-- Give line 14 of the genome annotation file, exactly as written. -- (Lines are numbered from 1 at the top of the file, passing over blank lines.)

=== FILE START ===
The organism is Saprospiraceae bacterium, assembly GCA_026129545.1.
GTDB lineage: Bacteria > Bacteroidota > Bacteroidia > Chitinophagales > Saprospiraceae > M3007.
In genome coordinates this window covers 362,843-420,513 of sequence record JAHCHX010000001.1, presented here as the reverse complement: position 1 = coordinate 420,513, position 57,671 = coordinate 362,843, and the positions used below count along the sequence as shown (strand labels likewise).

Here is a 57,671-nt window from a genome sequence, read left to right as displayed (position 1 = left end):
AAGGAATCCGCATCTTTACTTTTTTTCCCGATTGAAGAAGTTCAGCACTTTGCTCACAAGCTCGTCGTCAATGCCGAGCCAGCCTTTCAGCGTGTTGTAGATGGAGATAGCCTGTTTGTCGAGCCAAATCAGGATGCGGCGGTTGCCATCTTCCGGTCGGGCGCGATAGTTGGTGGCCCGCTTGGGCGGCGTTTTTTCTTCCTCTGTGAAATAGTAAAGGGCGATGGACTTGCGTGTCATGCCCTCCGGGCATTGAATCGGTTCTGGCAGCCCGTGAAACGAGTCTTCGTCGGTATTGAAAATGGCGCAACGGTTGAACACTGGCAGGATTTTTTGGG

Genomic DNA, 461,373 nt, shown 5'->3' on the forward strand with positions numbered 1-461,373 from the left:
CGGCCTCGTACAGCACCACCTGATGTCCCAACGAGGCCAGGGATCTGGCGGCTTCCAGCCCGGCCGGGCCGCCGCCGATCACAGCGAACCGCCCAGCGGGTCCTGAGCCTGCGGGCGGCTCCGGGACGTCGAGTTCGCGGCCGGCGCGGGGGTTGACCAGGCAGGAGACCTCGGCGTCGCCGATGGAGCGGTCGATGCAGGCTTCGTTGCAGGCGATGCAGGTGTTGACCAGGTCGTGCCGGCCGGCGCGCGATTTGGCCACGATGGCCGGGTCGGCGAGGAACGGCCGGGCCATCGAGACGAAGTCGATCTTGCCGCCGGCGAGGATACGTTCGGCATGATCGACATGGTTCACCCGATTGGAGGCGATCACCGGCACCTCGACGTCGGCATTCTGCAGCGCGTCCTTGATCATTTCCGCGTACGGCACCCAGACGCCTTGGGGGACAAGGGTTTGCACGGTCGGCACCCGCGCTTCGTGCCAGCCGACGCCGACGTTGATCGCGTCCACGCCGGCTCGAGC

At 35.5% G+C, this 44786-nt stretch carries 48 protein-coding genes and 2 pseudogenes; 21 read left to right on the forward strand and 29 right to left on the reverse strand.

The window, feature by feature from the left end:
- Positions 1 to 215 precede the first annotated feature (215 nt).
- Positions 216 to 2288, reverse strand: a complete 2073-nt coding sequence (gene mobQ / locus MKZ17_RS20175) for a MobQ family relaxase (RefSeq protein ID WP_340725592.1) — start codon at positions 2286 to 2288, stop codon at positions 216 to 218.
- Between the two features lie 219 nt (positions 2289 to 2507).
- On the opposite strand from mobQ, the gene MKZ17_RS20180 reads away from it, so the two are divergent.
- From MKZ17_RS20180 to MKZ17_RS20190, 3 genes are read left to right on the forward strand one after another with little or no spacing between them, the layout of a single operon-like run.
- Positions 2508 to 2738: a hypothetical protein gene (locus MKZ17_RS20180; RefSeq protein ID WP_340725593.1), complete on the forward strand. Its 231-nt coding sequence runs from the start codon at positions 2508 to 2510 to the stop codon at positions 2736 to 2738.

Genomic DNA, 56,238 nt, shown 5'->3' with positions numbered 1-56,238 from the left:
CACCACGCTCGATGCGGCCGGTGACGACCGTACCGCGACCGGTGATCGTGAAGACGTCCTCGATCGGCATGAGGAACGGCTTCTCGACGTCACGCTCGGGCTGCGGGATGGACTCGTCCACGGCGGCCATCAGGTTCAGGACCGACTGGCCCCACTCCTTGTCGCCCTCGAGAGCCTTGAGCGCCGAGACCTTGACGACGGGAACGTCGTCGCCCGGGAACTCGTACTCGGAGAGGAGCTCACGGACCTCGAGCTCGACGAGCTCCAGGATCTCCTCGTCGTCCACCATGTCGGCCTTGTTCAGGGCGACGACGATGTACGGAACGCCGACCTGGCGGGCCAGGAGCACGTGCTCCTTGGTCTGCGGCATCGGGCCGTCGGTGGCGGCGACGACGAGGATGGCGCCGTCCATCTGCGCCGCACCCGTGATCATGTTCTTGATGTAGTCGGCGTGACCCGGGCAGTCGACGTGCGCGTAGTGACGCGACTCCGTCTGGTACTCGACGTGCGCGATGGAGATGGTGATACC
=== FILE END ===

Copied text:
- From MKZ17_RS20180 to MKZ17_RS20190, 3 genes are read left to right on the forward strand one after another with little or no spacing between them, the layout of a single operon-like run.